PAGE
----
Baltimore County Now
by Chris Cadorette,
Traffic Signal and Marking Crew Chief, Bureau of Traffic Engineering
Depended on, but often overlooked, the yellow and white lines on the road are a necessary part of safe driving. The only thing that’s more overlooked than the lines, are the crew responsible for painting them. Every year Baltimore County’s paint truck and its crew try to keep up with 2700 miles of painted lines. At eleven miles per hour, it’s a daunting task.
When the weather cooperates, the truck and crew depart the shop loaded with 500 gallons of paint and 3000 pounds of glass beads (for reflectivity). Depending on the road, several passes painting – up and back – are necessary for completion. Since the truck can only paint approximately 7 ½ miles of center-line per load, there is always a delicate balance of maintaining older roads and getting freshly paved roads completed in reasonable time. We try to paint about three-quarters of the lines each year (about one-quarter are painted about every other year).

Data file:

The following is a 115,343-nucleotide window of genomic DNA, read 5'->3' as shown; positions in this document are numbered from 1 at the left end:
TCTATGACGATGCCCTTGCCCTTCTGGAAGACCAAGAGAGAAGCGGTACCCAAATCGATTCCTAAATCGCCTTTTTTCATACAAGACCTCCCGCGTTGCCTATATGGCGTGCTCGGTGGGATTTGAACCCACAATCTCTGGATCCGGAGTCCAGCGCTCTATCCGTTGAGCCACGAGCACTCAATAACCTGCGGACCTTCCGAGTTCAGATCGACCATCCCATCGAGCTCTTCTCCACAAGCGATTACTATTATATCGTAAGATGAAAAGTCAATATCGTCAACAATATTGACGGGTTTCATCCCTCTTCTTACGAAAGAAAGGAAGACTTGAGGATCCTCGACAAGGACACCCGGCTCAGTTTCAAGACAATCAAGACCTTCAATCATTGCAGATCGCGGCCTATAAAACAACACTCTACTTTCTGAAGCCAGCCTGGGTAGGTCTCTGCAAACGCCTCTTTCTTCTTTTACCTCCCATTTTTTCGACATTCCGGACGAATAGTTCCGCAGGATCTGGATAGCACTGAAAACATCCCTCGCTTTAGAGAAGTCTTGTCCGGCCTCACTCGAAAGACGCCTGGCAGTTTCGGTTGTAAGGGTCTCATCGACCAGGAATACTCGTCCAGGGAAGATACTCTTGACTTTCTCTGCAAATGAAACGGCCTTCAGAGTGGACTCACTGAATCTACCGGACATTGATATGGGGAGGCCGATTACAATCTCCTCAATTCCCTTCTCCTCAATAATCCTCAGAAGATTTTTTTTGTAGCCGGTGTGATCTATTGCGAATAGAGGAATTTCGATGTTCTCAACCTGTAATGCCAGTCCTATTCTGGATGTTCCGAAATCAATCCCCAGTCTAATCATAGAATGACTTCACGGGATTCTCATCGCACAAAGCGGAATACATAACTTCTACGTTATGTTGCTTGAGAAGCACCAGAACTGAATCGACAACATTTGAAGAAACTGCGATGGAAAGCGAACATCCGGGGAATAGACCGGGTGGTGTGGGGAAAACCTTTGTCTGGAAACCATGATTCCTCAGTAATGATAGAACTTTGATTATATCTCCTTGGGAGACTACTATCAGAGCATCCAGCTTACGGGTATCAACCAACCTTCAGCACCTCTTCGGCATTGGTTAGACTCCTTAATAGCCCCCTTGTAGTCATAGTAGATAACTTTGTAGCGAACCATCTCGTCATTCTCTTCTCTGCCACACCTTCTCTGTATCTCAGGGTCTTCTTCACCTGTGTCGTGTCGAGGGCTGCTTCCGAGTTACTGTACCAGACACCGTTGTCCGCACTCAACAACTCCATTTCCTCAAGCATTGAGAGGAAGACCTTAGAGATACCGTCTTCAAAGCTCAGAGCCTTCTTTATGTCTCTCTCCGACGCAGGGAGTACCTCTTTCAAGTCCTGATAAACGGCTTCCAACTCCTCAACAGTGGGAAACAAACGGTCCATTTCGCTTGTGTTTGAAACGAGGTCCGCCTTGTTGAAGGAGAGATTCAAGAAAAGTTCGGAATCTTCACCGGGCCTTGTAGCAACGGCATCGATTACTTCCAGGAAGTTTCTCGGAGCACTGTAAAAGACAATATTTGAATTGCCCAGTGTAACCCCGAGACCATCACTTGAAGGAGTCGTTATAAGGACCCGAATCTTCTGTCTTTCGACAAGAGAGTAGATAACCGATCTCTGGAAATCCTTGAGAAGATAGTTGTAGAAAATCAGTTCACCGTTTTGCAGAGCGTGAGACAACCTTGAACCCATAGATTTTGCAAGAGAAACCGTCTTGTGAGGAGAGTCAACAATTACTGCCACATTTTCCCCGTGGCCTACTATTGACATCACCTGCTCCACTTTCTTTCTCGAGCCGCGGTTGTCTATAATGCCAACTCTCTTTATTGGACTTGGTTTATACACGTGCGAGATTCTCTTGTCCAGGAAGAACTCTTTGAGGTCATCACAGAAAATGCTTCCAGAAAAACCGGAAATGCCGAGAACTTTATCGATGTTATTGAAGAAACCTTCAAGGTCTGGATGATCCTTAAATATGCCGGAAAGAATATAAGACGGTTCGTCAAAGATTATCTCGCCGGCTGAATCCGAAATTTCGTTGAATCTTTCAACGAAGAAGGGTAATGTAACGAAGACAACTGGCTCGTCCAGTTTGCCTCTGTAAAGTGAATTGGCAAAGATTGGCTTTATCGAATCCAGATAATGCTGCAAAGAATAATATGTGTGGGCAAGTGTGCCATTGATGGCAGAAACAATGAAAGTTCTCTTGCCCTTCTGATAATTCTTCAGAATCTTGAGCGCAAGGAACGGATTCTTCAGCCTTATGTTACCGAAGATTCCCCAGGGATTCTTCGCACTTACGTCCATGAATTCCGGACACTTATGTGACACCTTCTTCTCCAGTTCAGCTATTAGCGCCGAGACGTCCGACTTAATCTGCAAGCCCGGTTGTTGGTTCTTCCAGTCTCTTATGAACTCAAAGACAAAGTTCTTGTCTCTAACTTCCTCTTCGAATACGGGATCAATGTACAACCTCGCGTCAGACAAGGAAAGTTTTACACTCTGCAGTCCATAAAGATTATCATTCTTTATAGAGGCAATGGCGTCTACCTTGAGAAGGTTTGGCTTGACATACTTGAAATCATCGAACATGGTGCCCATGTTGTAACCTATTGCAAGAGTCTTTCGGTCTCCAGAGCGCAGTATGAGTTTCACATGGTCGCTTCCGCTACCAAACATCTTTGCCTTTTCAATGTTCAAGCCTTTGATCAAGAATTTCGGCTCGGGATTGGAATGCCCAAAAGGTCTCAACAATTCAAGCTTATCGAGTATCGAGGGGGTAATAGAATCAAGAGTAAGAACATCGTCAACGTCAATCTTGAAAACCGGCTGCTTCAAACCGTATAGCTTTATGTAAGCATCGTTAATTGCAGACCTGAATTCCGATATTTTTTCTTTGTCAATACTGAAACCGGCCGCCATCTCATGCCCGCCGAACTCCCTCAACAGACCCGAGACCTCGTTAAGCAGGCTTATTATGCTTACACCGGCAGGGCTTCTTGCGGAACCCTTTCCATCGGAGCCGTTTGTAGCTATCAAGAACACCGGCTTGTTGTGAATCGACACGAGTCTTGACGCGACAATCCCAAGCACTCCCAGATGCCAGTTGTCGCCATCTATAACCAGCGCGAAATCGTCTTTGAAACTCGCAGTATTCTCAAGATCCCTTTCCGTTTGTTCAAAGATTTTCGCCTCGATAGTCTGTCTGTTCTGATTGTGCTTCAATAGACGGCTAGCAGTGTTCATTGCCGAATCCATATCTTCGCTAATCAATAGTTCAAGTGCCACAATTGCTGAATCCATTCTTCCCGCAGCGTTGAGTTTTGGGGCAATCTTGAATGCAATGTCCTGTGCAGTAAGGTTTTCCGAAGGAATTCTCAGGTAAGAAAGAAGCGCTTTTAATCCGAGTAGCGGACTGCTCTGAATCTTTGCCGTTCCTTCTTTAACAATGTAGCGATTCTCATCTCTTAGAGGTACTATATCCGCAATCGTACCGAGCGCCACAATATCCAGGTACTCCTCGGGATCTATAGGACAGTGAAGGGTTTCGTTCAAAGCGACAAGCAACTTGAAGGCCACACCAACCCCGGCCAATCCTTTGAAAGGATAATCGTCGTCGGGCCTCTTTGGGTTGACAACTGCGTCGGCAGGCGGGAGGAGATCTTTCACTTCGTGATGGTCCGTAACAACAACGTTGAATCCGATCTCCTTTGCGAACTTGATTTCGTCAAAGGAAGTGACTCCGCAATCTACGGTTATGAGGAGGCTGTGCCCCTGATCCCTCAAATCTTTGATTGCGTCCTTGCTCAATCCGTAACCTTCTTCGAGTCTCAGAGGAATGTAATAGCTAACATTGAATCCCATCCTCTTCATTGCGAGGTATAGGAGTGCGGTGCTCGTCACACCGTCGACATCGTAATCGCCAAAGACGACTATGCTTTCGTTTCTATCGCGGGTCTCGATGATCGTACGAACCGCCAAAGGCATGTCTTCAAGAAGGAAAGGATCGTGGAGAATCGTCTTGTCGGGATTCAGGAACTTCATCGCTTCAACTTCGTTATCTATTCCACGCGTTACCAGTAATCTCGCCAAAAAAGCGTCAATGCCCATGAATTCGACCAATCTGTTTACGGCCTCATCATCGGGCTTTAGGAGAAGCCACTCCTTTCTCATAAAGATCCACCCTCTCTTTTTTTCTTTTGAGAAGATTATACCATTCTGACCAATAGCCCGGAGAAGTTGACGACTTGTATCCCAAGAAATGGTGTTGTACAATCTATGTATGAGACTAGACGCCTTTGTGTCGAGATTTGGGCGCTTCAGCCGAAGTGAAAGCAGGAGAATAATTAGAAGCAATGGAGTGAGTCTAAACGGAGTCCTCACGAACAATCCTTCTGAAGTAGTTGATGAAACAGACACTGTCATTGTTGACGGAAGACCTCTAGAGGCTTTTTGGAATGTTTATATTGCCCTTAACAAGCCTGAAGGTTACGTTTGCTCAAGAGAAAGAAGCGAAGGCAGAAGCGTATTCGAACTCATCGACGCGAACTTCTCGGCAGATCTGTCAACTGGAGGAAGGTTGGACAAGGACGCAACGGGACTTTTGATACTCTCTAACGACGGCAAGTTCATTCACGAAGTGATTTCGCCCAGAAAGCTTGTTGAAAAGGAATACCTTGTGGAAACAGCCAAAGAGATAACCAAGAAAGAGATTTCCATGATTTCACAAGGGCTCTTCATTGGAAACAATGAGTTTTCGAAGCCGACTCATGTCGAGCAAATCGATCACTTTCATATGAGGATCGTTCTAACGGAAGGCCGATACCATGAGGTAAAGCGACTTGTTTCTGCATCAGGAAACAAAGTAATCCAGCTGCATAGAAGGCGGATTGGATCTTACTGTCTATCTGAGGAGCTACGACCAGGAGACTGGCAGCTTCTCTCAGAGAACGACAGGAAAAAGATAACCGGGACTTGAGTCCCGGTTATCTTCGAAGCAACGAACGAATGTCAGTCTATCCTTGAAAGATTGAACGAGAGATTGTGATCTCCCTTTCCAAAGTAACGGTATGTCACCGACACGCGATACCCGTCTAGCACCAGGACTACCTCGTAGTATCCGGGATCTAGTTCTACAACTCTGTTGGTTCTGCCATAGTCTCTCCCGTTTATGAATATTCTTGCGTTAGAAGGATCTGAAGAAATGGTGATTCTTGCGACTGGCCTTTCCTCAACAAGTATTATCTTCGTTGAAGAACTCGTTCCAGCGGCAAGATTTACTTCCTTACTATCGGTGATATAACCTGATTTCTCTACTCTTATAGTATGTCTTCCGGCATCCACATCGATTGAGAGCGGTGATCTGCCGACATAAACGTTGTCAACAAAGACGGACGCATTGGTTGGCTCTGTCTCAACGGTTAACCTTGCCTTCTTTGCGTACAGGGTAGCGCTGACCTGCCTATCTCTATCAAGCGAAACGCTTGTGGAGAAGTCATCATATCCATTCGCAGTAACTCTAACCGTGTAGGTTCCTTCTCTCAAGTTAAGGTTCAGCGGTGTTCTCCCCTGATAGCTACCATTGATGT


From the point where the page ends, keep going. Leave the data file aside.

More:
The paint truck never leaves the shop without 2 follow-up trucks. These trucks are fitted with plenty of strobe lighting, and large message boards, to deter citizens from driving in wet paint. Occasionally paint shows up on tires and in wheel wells, despite the county’s best efforts to protect vehicles with follow up trucks, signage, and fast-drying paint which is designed to dry in 90 seconds.
As of the end of August this year, the crew has already painted 1200 miles of lines and they are hoping to complete about 2000 miles before the season is over. It’s a big job!